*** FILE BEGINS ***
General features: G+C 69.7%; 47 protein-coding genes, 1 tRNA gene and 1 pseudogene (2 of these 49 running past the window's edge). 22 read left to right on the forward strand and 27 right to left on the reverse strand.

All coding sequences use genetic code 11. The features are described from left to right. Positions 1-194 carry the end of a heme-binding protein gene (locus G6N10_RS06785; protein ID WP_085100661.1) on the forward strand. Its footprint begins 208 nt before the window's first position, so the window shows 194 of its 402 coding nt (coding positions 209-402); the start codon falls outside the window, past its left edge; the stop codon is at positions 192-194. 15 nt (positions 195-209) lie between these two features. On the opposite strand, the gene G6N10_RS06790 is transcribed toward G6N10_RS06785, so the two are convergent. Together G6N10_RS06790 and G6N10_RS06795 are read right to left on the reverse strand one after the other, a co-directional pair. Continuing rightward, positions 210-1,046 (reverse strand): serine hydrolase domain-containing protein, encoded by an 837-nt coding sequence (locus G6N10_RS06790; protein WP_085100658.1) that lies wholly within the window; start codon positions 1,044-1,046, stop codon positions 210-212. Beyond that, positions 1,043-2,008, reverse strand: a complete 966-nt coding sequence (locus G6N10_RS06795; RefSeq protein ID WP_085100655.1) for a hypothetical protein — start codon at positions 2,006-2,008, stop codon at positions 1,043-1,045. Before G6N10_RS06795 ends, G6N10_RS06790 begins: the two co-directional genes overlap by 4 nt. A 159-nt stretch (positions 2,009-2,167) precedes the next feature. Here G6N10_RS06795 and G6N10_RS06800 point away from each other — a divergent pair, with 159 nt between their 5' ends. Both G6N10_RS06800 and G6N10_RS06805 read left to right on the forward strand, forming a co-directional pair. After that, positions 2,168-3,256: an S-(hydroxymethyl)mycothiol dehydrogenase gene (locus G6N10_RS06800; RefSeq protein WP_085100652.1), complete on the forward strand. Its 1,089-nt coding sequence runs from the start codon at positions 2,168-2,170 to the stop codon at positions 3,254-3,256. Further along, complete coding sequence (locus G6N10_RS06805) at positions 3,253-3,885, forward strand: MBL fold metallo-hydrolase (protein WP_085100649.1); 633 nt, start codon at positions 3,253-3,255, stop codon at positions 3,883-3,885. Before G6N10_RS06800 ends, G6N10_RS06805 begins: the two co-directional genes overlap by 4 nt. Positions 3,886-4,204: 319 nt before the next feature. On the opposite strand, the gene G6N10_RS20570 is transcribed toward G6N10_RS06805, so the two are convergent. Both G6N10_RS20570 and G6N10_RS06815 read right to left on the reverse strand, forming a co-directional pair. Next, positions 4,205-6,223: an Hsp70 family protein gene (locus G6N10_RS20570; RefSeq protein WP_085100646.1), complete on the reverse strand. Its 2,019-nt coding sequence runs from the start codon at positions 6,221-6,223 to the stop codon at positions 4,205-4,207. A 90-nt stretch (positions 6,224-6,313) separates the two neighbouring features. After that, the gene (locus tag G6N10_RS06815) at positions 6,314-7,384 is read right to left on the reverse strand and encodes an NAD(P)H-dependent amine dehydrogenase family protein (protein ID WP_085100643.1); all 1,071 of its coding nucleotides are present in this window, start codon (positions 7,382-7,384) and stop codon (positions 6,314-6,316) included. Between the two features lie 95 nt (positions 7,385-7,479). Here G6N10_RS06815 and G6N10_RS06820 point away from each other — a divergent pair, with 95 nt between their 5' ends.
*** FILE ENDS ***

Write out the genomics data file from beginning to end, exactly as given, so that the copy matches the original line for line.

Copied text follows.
General features: G+C 69.7%; 47 protein-coding genes, 1 tRNA gene and 1 pseudogene (2 of these 49 running past the window's edge). 22 read left to right on the forward strand and 27 right to left on the reverse strand.

All coding sequences use genetic code 11. The features are described from left to right. Positions 1-194 carry the end of a heme-binding protein gene (locus G6N10_RS06785; protein ID WP_085100661.1) on the forward strand. Its footprint begins 208 nt before the window's first position, so the window shows 194 of its 402 coding nt (coding positions 209-402); the start codon falls outside the window, past its left edge; the stop codon is at positions 192-194. 15 nt (positions 195-209) lie between these two features. On the opposite strand, the gene G6N10_RS06790 is transcribed toward G6N10_RS06785, so the two are convergent. Together G6N10_RS06790 and G6N10_RS06795 are read right to left on the reverse strand one after the other, a co-directional pair. Continuing rightward, positions 210-1,046 (reverse strand): serine hydrolase domain-containing protein, encoded by an 837-nt coding sequence (locus G6N10_RS06790; protein WP_085100658.1) that lies wholly within the window; start codon positions 1,044-1,046, stop codon positions 210-212. Beyond that, positions 1,043-2,008, reverse strand: a complete 966-nt coding sequence (locus G6N10_RS06795; RefSeq protein ID WP_085100655.1) for a hypothetical protein — start codon at positions 2,006-2,008, stop codon at positions 1,043-1,045. Before G6N10_RS06795 ends, G6N10_RS06790 begins: the two co-directional genes overlap by 4 nt. A 159-nt stretch (positions 2,009-2,167) precedes the next feature. Here G6N10_RS06795 and G6N10_RS06800 point away from each other — a divergent pair, with 159 nt between their 5' ends. Both G6N10_RS06800 and G6N10_RS06805 read left to right on the forward strand, forming a co-directional pair. After that, positions 2,168-3,256: an S-(hydroxymethyl)mycothiol dehydrogenase gene (locus G6N10_RS06800; RefSeq protein WP_085100652.1), complete on the forward strand. Its 1,089-nt coding sequence runs from the start codon at positions 2,168-2,170 to the stop codon at positions 3,254-3,256. Further along, complete coding sequence (locus G6N10_RS06805) at positions 3,253-3,885, forward strand: MBL fold metallo-hydrolase (protein WP_085100649.1); 633 nt, start codon at positions 3,253-3,255, stop codon at positions 3,883-3,885. Before G6N10_RS06800 ends, G6N10_RS06805 begins: the two co-directional genes overlap by 4 nt. Positions 3,886-4,204: 319 nt before the next feature. On the opposite strand, the gene G6N10_RS20570 is transcribed toward G6N10_RS06805, so the two are convergent. Both G6N10_RS20570 and G6N10_RS06815 read right to left on the reverse strand, forming a co-directional pair. Next, positions 4,205-6,223: an Hsp70 family protein gene (locus G6N10_RS20570; RefSeq protein WP_085100646.1), complete on the reverse strand. Its 2,019-nt coding sequence runs from the start codon at positions 6,221-6,223 to the stop codon at positions 4,205-4,207. A 90-nt stretch (positions 6,224-6,313) separates the two neighbouring features. After that, the gene (locus tag G6N10_RS06815) at positions 6,314-7,384 is read right to left on the reverse strand and encodes an NAD(P)H-dependent amine dehydrogenase family protein (protein ID WP_085100643.1); all 1,071 of its coding nucleotides are present in this window, start codon (positions 7,382-7,384) and stop codon (positions 6,314-6,316) included. Between the two features lie 95 nt (positions 7,385-7,479). Here G6N10_RS06815 and G6N10_RS06820 point away from each other — a divergent pair, with 95 nt between their 5' ends.